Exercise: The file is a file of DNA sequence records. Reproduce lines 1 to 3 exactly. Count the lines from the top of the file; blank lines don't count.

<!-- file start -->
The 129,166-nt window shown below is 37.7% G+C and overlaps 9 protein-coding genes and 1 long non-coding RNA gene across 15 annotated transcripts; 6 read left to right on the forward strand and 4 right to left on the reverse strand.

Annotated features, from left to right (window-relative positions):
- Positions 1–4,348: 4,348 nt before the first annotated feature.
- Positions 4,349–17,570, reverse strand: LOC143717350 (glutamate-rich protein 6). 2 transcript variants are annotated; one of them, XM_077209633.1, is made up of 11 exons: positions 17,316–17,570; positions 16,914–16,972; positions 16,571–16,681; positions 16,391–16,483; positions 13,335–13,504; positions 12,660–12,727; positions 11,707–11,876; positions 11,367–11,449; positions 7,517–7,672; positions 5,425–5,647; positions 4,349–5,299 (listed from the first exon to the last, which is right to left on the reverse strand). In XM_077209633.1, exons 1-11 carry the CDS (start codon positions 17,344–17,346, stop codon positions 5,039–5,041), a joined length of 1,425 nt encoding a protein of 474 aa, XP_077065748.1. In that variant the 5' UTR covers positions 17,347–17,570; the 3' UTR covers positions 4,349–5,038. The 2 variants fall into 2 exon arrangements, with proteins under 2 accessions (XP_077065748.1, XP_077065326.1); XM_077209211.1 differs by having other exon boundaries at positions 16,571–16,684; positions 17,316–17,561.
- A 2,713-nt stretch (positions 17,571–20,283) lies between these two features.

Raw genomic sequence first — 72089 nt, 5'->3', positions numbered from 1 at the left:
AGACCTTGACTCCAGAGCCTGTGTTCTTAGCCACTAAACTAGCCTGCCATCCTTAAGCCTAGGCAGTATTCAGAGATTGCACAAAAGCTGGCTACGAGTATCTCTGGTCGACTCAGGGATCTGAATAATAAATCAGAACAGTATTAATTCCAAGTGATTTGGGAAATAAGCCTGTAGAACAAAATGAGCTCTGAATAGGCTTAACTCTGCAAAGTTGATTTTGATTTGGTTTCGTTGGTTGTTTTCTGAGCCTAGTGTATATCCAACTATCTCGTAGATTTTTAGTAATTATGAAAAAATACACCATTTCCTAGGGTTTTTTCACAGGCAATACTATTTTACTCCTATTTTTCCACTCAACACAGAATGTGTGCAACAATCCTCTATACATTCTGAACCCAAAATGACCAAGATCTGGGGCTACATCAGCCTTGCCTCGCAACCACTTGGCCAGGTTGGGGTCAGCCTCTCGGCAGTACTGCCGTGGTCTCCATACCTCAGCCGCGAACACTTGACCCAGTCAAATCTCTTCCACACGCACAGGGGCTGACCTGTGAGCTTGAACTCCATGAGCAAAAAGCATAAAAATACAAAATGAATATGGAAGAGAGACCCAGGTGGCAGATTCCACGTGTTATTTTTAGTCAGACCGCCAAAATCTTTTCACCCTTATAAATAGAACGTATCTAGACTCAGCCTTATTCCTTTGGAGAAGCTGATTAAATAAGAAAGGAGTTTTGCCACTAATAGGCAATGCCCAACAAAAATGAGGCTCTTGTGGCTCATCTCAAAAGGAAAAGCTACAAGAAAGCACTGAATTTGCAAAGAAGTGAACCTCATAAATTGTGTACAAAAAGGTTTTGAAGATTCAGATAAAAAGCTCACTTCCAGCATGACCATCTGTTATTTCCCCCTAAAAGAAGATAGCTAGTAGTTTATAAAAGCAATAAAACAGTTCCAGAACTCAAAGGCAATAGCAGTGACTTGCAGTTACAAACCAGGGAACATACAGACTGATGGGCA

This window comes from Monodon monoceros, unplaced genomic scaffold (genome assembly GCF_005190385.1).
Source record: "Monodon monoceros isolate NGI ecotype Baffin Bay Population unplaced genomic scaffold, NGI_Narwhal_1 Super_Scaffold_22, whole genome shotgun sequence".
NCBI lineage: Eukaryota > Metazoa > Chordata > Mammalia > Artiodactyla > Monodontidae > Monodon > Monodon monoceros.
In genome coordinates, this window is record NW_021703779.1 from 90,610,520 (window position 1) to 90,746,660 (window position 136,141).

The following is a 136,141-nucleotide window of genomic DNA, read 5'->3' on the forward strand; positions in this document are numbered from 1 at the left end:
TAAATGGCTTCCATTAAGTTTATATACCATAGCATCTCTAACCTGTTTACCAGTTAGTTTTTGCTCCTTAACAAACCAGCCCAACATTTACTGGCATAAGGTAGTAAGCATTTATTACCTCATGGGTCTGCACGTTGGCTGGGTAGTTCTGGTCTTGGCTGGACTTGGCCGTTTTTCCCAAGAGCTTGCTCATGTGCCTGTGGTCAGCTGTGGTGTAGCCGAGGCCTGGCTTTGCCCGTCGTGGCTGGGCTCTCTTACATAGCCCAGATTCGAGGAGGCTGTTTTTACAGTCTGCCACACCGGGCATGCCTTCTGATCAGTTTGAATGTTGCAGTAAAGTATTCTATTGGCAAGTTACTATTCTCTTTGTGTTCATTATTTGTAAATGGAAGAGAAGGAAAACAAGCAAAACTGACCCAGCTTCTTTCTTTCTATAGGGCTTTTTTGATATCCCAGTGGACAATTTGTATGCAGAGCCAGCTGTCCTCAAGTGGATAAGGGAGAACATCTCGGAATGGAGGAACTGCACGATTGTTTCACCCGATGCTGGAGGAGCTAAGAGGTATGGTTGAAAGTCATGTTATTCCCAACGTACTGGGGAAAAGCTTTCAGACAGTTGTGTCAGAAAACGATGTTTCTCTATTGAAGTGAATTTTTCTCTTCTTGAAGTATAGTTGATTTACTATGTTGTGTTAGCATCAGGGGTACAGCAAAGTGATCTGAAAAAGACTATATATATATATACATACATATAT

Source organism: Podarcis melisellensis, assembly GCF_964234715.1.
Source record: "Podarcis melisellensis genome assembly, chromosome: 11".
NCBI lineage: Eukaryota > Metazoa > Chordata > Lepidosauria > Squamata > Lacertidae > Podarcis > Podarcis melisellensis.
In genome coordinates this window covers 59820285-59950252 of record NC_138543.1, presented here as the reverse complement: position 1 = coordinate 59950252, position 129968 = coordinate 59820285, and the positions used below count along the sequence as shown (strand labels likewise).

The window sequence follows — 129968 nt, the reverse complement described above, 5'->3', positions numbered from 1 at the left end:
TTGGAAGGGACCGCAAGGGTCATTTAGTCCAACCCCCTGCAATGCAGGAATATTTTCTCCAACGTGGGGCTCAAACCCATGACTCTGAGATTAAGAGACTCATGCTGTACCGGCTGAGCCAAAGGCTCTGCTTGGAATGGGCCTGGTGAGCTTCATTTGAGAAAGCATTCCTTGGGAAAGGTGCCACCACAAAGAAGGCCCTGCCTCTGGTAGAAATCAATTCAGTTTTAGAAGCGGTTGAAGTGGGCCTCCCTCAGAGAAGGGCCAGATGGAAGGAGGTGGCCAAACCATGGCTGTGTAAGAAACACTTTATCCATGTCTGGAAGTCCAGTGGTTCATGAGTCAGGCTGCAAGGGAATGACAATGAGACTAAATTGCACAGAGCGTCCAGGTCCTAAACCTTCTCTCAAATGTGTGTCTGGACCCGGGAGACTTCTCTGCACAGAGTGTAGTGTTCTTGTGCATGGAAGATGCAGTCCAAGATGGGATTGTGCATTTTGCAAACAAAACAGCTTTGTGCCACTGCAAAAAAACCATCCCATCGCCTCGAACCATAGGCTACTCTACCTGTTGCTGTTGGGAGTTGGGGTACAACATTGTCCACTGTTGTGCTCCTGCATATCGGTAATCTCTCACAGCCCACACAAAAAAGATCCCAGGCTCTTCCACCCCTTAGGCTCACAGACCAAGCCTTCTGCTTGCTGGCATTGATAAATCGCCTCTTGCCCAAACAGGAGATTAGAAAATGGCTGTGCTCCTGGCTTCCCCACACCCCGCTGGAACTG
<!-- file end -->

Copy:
The 129,166-nt window shown below is 37.7% G+C and overlaps 9 protein-coding genes and 1 long non-coding RNA gene across 15 annotated transcripts; 6 read left to right on the forward strand and 4 right to left on the reverse strand.

Annotated features, from left to right (window-relative positions):
- Positions 1–4,348: 4,348 nt before the first annotated feature.